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  15. Check out the Aussie TV show House Husbands. Not a comedy about inept dads but drama/comedy about the lives of 4 stay at home dads

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  16. Shannon now there is also doc mcstuffins which has a stay at home dad who may have a background as a cook (he always seems to be cooking something) and a mom who works as a doctor.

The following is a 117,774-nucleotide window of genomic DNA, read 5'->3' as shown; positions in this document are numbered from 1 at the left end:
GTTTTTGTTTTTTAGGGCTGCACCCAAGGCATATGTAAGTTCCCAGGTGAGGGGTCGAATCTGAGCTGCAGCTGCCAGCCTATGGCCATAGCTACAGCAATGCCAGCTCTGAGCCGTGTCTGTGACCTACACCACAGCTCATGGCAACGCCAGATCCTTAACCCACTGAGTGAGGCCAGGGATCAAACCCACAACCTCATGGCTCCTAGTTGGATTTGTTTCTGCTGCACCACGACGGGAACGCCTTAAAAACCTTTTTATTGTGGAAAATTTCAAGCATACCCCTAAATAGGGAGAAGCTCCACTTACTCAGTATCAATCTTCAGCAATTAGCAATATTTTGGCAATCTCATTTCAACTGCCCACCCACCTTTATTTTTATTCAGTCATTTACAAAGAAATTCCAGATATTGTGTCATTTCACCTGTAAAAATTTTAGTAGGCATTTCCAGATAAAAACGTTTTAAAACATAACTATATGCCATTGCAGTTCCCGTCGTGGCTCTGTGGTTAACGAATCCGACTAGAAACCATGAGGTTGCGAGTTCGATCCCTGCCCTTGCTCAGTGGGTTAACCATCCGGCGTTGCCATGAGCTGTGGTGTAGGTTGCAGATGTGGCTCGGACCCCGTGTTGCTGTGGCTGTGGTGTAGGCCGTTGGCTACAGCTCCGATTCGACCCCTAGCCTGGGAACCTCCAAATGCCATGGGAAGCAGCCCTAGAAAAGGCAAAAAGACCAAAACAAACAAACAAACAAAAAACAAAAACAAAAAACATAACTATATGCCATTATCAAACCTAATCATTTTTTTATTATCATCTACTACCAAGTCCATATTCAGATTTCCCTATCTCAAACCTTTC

I was raised by a stay at home dad and he was wonderful. Our household dream is for my husband to be able to stay home with the kids at some point. We can't swing that financially right now, but it is our hope and I fully intend on responding to any questions or criticisms with 'taking care of our kids *is* his job' :)